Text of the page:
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Sherbondy's automobile without injuring the children, he should have brought his vehicle to a stop or have reduced his speed until the passing space was wider. But Paterline did not diminish his speed. He approached at 45-50 miles per hour, veered to his wrong side of the road, invaded the berm, and ploughed into the adjoining field to which the children had fled in terror and struck them with such force that nine-year-old Dorothy's shoes were knocked from her feet, six-year-old Kenneth died within two hours from the injuries inflicted, and seven-year-old Stephen's skull was fractured to the extent that for 16 days he was in an unconscious and semiconscious state.
Paterline seeks to shake off responsibility for the tragedy by asserting that he was confronted with a sudden emergency from which he could not reasonably extricate himself, but the emergency was one of his own manufacture. From the moment that he reached the brow of the hill and saw the Sherbondy car and the children 233 feet away he knew that the longer he travelled with undecelerated speed the shorter was the distance to a disastrous collision. In spite of what his eyes told him he continued with unabated velocity toward three tender-aged children, ignoring all rules with regard to the care required on the part of motorists when approaching children on or close to the highway. (Robb v. Miller, 372 Pa. 505.)
The appellant Paterline practically admits his negligence when he argues through his counsel's brief: "Construing the testimony in the light most favorable to appellant, he was driving at a legal speed when he came over the top of the hill, saw the Sherbondy car in the roadway, slowed his car down slightly and was approaching Sherbondy's car to pass it upon the proper side of the road, when for the first he observed the three children at the edge of the road. They were in
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such a position that he felt he could not safely pass between them and the Sherbondy automobile. Although he believes he could have stopped safely when he first discovered the Sherbondy car, he could not stop when he discovered the children. In an attempt to avoid striking the children or a rear end collision with Sherbondy, he swung his car off the road to his left into the field." (Emphasis supplied).
If Paterline did not see the children until he was close to Sherbondy's car, he was inattentive to conditions on the highway. If he did not note the presence of the children until it was too late to avoid striking them (and they were not even on the highway!) he certainly was not exercising the care required under the circumstances. As Paterline sped over the highway toward a traffic isthmus which, according to his own testimony, was not wide enough for him to traverse, and as he went into a high-powered skid which, according to tire marks, showed a lack of control for 170 feet on the highway and for 103 feet in the field, he collided with culpable force against Section 501(a) of The Vehicle Code (Act of May 1, 1929, P.L. 905, as amended by Act of June 5, 1937, P.L. 1718), which reads: "Any person driving a vehicle on a highway shall drive the same at a careful and prudent speed, not greater than nor less than is reasonable and proper, having due regard to the traffic, surface, and width of the highway, and of any other restrictions or conditions then and there existing; and no person shall drive any vehicle, upon a highway at such a speed as to endanger the life, limb or property of any person, nor at a speed greater than will permit him to bring the vehicle to a stop within the assured clear distance ahead."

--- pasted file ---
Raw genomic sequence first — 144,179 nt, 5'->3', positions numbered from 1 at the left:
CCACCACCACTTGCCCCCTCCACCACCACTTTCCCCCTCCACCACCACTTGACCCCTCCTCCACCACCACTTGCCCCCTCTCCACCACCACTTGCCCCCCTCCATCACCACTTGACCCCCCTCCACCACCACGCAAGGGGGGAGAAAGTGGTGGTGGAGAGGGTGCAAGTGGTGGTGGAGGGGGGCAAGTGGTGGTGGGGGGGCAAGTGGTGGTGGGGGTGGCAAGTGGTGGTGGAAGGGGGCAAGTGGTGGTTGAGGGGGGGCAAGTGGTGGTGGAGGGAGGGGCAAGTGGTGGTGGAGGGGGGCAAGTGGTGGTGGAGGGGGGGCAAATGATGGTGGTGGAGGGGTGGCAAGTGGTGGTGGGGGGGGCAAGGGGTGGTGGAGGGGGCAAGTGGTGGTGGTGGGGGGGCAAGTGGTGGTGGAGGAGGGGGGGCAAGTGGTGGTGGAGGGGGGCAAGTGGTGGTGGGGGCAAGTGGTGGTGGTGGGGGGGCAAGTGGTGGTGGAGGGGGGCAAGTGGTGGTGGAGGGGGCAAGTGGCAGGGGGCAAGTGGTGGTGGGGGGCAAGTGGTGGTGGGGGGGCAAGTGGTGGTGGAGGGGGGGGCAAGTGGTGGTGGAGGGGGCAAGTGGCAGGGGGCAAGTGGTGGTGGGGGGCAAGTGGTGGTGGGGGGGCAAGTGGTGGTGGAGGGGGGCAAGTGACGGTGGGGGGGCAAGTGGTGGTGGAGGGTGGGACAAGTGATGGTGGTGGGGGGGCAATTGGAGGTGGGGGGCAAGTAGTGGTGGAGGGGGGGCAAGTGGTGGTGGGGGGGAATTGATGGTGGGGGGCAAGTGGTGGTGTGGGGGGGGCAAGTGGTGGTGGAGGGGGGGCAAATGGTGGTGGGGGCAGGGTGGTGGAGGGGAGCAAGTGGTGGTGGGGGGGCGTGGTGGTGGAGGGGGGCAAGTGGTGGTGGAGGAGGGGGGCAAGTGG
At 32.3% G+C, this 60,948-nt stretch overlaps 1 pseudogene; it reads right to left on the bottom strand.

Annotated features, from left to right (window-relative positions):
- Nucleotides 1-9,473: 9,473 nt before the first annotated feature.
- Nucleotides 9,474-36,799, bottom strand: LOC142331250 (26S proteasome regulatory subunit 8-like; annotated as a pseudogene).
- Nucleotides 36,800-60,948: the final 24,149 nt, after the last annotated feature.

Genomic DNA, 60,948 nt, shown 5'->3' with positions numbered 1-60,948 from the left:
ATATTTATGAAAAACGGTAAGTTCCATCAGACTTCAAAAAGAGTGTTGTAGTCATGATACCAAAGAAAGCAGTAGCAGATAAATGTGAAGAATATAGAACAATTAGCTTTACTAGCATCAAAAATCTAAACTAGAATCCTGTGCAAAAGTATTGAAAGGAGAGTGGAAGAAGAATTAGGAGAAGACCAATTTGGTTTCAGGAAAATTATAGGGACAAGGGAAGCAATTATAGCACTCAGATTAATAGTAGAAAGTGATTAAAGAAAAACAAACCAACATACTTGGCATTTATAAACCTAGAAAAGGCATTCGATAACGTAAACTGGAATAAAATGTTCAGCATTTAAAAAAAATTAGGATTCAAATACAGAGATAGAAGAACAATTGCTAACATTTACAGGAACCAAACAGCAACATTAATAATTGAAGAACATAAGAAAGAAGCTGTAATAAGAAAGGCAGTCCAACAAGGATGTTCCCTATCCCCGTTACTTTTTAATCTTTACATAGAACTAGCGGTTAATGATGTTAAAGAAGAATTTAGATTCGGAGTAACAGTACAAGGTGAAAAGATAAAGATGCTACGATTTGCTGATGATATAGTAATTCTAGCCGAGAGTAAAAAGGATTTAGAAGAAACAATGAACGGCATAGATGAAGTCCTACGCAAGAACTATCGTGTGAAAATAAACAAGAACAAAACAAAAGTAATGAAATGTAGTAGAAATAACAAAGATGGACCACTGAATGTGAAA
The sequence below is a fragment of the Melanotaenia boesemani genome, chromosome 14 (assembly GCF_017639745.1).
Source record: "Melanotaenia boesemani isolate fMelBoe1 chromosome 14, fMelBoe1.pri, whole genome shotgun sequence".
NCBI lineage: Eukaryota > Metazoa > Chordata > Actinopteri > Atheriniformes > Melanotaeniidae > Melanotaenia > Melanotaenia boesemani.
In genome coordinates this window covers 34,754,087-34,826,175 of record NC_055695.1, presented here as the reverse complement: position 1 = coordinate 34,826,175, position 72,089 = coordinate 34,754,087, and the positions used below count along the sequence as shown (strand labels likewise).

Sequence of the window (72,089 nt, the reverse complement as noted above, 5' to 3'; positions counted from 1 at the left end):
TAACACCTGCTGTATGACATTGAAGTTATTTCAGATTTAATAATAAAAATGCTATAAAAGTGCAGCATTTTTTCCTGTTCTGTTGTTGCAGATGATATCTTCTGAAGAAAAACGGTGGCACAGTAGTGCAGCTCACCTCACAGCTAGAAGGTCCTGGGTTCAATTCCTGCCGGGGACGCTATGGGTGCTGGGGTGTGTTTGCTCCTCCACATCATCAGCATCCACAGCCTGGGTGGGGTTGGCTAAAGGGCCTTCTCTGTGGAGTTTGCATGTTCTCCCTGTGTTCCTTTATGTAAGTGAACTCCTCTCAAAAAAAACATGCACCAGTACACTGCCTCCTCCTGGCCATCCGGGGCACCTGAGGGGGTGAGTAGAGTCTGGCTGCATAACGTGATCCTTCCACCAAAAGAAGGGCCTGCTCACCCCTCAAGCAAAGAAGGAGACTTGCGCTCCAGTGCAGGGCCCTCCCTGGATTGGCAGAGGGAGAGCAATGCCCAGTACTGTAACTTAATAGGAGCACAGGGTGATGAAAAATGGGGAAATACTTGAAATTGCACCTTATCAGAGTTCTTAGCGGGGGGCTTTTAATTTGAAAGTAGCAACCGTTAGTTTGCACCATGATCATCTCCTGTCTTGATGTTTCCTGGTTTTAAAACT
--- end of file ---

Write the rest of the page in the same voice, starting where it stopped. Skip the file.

From this collision he emerged with a responsibility to his victims which the jury did not overappraise.
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The verdict of $2,000 for Dorothy's injuries was a modest one. This was the little plaintiff who was knocked out of her shoes. She sustained injuries to her back.
The verdict of $25,000 for Stephen was substantial, but not exorbitant, considering the nature of his injuries. He suffered a fractured skull which affected his brain and as a result his right arm and leg are partially paralyzed. In addition, the brain injury has affected his speech. He is also subject to convulsions. Dr. Stuart Rowe, specialist in neurosurgery, testified: "With his history of having had one or more convulsions and with the whole clinical picture and all of the examinations suggesting damage to the parietal area of the brain, with involvement of the immediate nerves which control the right side, I believe there is a possibility that this child may have convulsive seizures at a later age, particularly in his teens, when these seizures are apt to begin. I don't believe that the damage to his speaking area or centers will be altered, but as he grows older and would normally use a larger vocabulary and use his speech for more complicated expression, the depreciation, the remaining damage may become more apparent." The medical evidence demonstrates that Stephen Milicevich will have a serious impairment in earning power throughout his whole life. Thus, spread out over the entire span of his future years, we cannot say that the amount allowed by the jury was excessive.
The evidence also supports the verdict of $10,000 under the Survival Statute in the Kenneth McGuffey case.